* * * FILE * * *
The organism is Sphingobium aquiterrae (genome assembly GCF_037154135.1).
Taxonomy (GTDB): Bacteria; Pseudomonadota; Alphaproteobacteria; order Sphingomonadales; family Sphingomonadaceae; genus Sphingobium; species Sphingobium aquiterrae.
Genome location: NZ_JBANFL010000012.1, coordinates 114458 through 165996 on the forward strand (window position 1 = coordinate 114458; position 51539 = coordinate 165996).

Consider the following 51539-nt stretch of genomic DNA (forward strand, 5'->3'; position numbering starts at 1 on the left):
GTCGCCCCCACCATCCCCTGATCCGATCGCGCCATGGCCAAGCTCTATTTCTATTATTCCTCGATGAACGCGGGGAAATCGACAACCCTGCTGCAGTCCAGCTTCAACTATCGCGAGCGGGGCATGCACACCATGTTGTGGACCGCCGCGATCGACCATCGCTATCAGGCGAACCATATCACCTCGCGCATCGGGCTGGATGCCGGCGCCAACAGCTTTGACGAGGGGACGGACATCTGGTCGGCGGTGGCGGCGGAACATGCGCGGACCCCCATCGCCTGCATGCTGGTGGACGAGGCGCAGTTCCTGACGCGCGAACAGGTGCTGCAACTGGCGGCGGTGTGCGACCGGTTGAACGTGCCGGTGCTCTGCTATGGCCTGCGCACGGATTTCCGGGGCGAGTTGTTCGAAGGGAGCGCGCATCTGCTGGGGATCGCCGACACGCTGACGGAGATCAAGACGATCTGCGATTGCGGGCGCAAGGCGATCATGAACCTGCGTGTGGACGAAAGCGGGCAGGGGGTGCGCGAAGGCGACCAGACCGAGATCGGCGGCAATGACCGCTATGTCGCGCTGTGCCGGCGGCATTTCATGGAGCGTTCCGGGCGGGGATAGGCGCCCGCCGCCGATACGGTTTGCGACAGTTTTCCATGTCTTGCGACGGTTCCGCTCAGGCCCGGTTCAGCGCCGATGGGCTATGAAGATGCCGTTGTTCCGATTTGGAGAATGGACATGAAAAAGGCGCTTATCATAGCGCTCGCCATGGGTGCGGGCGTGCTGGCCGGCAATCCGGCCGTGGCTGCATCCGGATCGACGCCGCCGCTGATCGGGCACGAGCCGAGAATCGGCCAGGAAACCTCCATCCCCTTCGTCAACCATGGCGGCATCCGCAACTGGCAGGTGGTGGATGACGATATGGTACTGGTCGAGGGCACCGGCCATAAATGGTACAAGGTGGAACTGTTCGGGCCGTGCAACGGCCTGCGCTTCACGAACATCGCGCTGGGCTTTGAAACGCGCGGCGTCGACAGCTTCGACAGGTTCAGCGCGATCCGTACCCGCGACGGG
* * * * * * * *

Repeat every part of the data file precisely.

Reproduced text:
The organism is Sphingobium aquiterrae (genome assembly GCF_037154135.1).
Taxonomy (GTDB): Bacteria; Pseudomonadota; Alphaproteobacteria; order Sphingomonadales; family Sphingomonadaceae; genus Sphingobium; species Sphingobium aquiterrae.
Genome location: NZ_JBANFL010000012.1, coordinates 114458 through 165996 on the forward strand (window position 1 = coordinate 114458; position 51539 = coordinate 165996).

Consider the following 51539-nt stretch of genomic DNA (forward strand, 5'->3'; position numbering starts at 1 on the left):
GTCGCCCCCACCATCCCCTGATCCGATCGCGCCATGGCCAAGCTCTATTTCTATTATTCCTCGATGAACGCGGGGAAATCGACAACCCTGCTGCAGTCCAGCTTCAACTATCGCGAGCGGGGCATGCACACCATGTTGTGGACCGCCGCGATCGACCATCGCTATCAGGCGAACCATATCACCTCGCGCATCGGGCTGGATGCCGGCGCCAACAGCTTTGACGAGGGGACGGACATCTGGTCGGCGGTGGCGGCGGAACATGCGCGGACCCCCATCGCCTGCATGCTGGTGGACGAGGCGCAGTTCCTGACGCGCGAACAGGTGCTGCAACTGGCGGCGGTGTGCGACCGGTTGAACGTGCCGGTGCTCTGCTATGGCCTGCGCACGGATTTCCGGGGCGAGTTGTTCGAAGGGAGCGCGCATCTGCTGGGGATCGCCGACACGCTGACGGAGATCAAGACGATCTGCGATTGCGGGCGCAAGGCGATCATGAACCTGCGTGTGGACGAAAGCGGGCAGGGGGTGCGCGAAGGCGACCAGACCGAGATCGGCGGCAATGACCGCTATGTCGCGCTGTGCCGGCGGCATTTCATGGAGCGTTCCGGGCGGGGATAGGCGCCCGCCGCCGATACGGTTTGCGACAGTTTTCCATGTCTTGCGACGGTTCCGCTCAGGCCCGGTTCAGCGCCGATGGGCTATGAAGATGCCGTTGTTCCGATTTGGAGAATGGACATGAAAAAGGCGCTTATCATAGCGCTCGCCATGGGTGCGGGCGTGCTGGCCGGCAATCCGGCCGTGGCTGCATCCGGATCGACGCCGCCGCTGATCGGGCACGAGCCGAGAATCGGCCAGGAAACCTCCATCCCCTTCGTCAACCATGGCGGCATCCGCAACTGGCAGGTGGTGGATGACGATATGGTACTGGTCGAGGGCACCGGCCATAAATGGTACAAGGTGGAACTGTTCGGGCCGTGCAACGGCCTGCGCTTCACGAACATCGCGCTGGGCTTTGAAACGCGCGGCGTCGACAGCTTCGACAGGTTCAGCGCGATCCGTACCCGCGACGGG